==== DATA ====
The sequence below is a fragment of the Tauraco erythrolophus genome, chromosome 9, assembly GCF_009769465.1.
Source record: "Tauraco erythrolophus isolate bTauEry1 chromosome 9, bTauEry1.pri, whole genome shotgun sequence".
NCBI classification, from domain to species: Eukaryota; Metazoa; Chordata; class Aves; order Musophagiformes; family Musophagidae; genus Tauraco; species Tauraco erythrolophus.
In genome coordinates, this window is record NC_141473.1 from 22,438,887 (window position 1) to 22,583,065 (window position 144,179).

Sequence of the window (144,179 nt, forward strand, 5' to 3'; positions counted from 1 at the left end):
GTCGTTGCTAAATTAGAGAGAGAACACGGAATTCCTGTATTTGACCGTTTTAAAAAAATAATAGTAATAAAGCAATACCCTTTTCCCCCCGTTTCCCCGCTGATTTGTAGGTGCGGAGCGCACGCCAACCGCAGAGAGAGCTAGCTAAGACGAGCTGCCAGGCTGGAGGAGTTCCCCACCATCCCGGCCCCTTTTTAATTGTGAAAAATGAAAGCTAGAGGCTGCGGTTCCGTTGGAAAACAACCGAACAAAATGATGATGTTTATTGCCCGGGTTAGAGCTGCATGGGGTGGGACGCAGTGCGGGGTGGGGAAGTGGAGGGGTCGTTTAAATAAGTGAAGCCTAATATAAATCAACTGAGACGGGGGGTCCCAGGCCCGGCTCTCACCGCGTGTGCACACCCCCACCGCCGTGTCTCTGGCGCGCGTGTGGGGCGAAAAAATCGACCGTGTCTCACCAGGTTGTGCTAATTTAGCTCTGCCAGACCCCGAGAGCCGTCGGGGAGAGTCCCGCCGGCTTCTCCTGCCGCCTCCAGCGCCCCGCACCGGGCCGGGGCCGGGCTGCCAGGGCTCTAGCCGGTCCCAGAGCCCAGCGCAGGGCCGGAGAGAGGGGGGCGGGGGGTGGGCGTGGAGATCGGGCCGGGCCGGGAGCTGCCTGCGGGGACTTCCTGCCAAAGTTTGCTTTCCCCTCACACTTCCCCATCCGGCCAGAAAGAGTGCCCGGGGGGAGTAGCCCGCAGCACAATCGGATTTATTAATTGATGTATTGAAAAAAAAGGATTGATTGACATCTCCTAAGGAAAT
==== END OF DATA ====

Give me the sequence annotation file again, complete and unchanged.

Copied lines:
The sequence below is a fragment of the Tauraco erythrolophus genome, chromosome 9, assembly GCF_009769465.1.
Source record: "Tauraco erythrolophus isolate bTauEry1 chromosome 9, bTauEry1.pri, whole genome shotgun sequence".
NCBI classification, from domain to species: Eukaryota; Metazoa; Chordata; class Aves; order Musophagiformes; family Musophagidae; genus Tauraco; species Tauraco erythrolophus.
In genome coordinates, this window is record NC_141473.1 from 22,438,887 (window position 1) to 22,583,065 (window position 144,179).

Sequence of the window (144,179 nt, forward strand, 5' to 3'; positions counted from 1 at the left end):
GTCGTTGCTAAATTAGAGAGAGAACACGGAATTCCTGTATTTGACCGTTTTAAAAAAATAATAGTAATAAAGCAATACCCTTTTCCCCCCGTTTCCCCGCTGATTTGTAGGTGCGGAGCGCACGCCAACCGCAGAGAGAGCTAGCTAAGACGAGCTGCCAGGCTGGAGGAGTTCCCCACCATCCCGGCCCCTTTTTAATTGTGAAAAATGAAAGCTAGAGGCTGCGGTTCCGTTGGAAAACAACCGAACAAAATGATGATGTTTATTGCCCGGGTTAGAGCTGCATGGGGTGGGACGCAGTGCGGGGTGGGGAAGTGGAGGGGTCGTTTAAATAAGTGAAGCCTAATATAAATCAACTGAGACGGGGGGTCCCAGGCCCGGCTCTCACCGCGTGTGCACACCCCCACCGCCGTGTCTCTGGCGCGCGTGTGGGGCGAAAAAATCGACCGTGTCTCACCAGGTTGTGCTAATTTAGCTCTGCCAGACCCCGAGAGCCGTCGGGGAGAGTCCCGCCGGCTTCTCCTGCCGCCTCCAGCGCCCCGCACCGGGCCGGGGCCGGGCTGCCAGGGCTCTAGCCGGTCCCAGAGCCCAGCGCAGGGCCGGAGAGAGGGGGGCGGGGGGTGGGCGTGGAGATCGGGCCGGGCCGGGAGCTGCCTGCGGGGACTTCCTGCCAAAGTTTGCTTTCCCCTCACACTTCCCCATCCGGCCAGAAAGAGTGCCCGGGGGGAGTAGCCCGCAGCACAATCGGATTTATTAATTGATGTATTGAAAAAAAAGGATTGATTGACATCTCCTAAGGAAAT